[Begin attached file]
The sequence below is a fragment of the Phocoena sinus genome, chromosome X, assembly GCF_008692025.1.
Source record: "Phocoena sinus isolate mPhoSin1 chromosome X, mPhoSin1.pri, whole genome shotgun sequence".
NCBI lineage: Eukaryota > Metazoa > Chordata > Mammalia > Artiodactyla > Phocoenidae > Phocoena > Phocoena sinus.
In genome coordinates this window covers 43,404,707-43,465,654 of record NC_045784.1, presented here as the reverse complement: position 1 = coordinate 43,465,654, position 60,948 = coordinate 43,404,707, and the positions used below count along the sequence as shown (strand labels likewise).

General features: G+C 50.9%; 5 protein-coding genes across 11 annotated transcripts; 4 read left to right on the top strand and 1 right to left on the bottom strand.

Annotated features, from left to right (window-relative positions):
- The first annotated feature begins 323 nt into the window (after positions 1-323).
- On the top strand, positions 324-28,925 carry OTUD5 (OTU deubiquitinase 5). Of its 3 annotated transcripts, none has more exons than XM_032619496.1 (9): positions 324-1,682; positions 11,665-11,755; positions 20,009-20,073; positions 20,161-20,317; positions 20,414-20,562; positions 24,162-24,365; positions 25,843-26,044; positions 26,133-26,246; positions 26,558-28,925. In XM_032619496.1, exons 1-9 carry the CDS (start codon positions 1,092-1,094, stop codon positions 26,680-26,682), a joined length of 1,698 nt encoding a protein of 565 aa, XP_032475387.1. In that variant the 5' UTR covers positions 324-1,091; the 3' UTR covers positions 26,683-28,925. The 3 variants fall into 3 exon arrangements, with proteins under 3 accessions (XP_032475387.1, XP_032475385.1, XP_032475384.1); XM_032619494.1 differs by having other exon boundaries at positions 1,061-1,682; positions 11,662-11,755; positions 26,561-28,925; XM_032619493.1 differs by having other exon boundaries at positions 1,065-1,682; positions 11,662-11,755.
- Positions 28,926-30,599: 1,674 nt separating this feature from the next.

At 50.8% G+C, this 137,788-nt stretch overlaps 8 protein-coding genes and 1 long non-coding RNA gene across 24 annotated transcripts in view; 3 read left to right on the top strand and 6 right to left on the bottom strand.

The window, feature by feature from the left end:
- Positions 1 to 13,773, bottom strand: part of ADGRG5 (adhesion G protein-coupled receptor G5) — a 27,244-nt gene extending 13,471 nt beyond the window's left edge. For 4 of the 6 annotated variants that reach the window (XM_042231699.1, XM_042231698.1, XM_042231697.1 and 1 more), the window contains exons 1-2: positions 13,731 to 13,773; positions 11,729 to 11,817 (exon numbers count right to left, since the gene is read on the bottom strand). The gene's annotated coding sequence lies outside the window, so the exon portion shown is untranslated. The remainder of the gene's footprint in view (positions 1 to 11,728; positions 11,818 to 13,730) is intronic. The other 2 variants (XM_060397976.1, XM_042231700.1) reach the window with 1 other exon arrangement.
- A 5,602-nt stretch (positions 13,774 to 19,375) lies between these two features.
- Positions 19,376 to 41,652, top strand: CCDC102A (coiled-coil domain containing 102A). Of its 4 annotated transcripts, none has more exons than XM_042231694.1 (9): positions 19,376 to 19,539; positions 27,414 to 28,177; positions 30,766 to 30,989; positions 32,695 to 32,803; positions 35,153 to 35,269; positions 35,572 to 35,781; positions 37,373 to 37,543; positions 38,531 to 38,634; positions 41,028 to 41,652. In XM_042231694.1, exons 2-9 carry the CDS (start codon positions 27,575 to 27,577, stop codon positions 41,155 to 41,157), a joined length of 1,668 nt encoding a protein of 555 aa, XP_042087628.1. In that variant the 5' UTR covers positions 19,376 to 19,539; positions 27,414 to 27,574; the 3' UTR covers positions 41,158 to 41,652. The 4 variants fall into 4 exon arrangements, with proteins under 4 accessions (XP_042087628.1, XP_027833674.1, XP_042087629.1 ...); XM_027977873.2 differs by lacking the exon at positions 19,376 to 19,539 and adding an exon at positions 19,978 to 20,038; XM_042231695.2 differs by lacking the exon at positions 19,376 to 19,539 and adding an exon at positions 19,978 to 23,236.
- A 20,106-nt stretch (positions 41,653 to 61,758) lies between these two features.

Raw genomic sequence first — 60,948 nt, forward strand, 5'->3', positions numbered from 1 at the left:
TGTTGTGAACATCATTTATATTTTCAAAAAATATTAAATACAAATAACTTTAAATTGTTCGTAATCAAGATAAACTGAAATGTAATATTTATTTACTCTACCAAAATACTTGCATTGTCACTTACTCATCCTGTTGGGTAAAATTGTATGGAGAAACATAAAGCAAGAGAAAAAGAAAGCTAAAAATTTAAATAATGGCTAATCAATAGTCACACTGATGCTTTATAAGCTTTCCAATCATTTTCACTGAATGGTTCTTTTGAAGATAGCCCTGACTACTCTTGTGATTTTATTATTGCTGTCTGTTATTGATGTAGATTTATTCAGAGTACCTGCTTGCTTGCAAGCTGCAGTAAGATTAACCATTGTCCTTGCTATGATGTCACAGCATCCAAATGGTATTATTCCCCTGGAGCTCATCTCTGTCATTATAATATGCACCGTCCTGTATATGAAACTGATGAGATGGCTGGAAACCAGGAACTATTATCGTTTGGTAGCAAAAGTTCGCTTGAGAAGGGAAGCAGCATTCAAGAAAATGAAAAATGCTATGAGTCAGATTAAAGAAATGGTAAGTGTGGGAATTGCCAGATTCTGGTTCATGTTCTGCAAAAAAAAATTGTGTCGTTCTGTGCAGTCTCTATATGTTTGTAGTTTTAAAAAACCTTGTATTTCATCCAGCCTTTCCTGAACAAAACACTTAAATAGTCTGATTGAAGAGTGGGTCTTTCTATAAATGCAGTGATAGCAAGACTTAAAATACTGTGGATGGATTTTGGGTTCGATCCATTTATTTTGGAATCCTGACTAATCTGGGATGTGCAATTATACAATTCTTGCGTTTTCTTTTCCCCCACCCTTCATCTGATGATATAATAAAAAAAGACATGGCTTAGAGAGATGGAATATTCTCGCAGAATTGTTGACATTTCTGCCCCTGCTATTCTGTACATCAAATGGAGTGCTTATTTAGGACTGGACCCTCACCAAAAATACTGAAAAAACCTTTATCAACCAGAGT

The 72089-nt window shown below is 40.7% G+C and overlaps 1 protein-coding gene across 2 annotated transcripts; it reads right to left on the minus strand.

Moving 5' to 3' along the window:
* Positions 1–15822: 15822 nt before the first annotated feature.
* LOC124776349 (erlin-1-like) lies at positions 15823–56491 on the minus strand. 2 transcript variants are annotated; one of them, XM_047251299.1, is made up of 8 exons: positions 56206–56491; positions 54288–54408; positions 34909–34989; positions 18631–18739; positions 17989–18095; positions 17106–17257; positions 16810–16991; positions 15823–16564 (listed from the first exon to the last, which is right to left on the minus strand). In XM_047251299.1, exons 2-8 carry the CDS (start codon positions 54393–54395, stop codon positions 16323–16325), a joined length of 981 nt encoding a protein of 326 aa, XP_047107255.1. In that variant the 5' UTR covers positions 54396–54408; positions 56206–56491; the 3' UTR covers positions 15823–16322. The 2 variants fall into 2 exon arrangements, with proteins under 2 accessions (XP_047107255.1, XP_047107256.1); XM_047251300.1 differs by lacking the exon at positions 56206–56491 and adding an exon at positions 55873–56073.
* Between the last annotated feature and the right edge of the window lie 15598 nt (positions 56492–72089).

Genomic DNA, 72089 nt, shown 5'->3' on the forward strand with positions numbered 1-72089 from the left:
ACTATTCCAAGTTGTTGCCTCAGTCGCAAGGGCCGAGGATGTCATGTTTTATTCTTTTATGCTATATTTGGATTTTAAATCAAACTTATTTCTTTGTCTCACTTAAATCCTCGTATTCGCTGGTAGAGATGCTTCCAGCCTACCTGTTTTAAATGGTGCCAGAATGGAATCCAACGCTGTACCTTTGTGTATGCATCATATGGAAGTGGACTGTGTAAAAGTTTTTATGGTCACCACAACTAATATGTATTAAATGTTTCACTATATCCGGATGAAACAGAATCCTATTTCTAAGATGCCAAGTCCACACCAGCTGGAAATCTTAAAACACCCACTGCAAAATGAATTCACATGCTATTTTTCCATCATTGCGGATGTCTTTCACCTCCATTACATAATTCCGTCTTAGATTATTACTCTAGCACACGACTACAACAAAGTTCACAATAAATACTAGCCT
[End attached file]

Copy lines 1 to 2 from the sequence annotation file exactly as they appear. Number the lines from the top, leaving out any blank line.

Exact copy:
The sequence below is a fragment of the Phocoena sinus genome, chromosome X, assembly GCF_008692025.1.
Source record: "Phocoena sinus isolate mPhoSin1 chromosome X, mPhoSin1.pri, whole genome shotgun sequence".